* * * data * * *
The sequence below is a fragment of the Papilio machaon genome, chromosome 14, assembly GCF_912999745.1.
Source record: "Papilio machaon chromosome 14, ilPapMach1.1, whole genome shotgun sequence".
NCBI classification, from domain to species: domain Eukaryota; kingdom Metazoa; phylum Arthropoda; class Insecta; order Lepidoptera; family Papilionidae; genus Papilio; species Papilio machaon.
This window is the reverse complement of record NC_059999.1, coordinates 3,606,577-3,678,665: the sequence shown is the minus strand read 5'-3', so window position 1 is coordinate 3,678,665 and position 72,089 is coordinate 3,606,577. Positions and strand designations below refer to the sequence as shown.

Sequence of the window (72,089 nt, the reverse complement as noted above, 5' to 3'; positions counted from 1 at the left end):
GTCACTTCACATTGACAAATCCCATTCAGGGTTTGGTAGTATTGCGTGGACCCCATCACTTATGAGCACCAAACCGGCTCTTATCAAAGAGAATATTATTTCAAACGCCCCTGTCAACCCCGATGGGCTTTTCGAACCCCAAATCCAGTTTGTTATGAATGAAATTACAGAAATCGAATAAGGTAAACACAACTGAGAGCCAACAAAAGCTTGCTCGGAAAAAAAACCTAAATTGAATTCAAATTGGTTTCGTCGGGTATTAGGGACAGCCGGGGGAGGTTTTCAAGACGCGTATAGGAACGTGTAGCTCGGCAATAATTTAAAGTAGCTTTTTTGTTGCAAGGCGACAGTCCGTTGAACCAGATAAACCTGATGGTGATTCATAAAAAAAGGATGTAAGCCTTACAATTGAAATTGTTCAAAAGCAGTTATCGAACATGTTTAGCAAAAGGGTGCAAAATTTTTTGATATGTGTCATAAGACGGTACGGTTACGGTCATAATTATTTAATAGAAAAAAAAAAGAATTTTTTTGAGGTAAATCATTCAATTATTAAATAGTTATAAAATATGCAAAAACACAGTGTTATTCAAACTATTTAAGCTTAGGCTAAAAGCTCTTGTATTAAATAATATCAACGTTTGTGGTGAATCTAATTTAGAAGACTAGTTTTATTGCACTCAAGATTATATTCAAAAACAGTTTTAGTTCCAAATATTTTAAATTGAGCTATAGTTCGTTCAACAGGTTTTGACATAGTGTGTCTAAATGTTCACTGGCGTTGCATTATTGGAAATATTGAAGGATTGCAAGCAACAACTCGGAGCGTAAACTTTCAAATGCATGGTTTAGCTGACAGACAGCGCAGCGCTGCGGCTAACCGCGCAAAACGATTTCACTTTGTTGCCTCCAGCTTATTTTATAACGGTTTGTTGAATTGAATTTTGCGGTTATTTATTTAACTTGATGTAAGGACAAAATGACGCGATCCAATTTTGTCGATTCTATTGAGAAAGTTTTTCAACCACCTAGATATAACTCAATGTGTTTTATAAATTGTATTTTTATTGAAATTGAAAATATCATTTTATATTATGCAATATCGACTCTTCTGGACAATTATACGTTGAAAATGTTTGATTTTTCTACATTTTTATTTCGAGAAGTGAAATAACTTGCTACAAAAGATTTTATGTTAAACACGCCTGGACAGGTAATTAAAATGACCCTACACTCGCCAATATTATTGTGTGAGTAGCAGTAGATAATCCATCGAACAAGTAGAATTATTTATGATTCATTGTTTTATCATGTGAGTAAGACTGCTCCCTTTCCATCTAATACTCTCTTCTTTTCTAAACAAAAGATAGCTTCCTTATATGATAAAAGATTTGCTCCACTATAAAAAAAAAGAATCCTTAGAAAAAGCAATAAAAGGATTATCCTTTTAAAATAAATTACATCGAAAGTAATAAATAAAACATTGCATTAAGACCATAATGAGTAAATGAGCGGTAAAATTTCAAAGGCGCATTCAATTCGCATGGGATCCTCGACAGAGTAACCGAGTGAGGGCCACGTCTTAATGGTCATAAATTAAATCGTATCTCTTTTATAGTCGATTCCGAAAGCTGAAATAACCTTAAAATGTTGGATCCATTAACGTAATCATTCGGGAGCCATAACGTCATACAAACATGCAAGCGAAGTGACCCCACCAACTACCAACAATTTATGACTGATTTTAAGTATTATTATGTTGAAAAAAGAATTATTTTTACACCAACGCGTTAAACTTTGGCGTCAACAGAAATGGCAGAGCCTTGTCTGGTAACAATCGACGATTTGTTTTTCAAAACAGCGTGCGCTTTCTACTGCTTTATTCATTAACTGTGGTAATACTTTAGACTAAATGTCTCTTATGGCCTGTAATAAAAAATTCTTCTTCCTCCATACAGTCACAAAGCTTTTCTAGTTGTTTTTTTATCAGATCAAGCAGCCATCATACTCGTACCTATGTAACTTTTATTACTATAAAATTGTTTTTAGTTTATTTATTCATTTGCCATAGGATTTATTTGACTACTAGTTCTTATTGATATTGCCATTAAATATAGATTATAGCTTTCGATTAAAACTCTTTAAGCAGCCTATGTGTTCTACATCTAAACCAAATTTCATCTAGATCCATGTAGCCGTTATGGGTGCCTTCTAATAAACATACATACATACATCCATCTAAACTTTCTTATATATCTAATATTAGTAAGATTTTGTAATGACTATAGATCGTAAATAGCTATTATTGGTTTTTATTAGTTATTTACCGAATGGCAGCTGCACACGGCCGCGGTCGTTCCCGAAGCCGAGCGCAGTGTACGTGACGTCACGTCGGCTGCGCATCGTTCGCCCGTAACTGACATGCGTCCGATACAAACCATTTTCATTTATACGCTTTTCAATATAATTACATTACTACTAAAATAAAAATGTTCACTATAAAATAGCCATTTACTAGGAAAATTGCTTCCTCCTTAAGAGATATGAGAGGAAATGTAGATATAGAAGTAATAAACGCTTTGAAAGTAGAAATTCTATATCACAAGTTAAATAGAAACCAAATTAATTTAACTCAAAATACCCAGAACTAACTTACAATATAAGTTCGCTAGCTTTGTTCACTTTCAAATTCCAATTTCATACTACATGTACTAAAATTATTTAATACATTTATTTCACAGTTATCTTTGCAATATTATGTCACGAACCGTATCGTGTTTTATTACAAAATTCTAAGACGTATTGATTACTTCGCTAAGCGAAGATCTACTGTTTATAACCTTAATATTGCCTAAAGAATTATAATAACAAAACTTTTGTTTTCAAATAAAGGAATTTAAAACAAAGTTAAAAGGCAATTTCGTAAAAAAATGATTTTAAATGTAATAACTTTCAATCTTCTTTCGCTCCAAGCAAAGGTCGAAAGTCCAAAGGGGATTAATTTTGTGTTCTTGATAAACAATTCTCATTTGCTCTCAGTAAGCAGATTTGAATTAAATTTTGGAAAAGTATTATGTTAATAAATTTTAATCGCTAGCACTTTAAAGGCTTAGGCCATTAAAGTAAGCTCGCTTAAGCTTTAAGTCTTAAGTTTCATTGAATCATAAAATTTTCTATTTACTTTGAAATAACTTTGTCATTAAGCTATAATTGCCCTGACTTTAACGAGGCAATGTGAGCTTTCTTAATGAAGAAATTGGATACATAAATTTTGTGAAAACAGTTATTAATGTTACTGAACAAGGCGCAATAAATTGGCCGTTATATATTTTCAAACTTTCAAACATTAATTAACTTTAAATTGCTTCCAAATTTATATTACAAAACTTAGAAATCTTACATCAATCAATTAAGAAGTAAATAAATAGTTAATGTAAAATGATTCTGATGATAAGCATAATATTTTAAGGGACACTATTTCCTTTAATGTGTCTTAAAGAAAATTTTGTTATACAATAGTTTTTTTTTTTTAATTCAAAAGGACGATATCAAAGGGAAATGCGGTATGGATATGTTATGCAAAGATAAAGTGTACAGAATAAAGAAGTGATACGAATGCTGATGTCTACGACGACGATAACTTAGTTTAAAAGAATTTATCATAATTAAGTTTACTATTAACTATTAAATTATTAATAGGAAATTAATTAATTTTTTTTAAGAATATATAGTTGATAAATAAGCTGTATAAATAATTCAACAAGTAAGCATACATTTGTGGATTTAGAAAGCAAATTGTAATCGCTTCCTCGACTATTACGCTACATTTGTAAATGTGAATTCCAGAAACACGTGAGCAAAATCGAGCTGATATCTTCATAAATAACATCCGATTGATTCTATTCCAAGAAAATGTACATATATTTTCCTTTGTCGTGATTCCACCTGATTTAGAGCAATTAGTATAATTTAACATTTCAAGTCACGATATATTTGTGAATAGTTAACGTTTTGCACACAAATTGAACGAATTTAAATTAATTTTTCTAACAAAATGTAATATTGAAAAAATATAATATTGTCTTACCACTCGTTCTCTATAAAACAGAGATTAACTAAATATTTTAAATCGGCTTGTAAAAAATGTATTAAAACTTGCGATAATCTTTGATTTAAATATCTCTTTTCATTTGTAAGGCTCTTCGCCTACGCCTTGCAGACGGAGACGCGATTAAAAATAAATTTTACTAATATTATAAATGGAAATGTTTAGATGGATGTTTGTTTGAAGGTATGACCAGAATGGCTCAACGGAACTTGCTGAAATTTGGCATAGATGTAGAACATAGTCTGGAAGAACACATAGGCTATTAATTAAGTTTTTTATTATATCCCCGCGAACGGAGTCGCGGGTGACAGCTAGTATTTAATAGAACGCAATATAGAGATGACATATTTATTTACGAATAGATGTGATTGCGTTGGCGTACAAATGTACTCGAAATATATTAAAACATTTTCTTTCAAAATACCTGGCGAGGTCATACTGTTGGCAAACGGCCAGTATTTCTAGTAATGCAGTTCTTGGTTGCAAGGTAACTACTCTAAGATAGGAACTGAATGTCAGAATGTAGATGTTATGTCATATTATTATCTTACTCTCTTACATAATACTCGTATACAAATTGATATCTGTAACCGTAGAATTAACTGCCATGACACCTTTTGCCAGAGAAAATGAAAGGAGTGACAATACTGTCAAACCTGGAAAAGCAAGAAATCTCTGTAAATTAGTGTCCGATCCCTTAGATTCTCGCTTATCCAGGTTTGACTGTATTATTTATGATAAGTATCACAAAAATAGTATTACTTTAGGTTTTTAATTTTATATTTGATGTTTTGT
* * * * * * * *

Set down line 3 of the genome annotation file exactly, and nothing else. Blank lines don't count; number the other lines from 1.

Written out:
NCBI classification, from domain to species: domain Eukaryota; kingdom Metazoa; phylum Arthropoda; class Insecta; order Lepidoptera; family Papilionidae; genus Papilio; species Papilio machaon.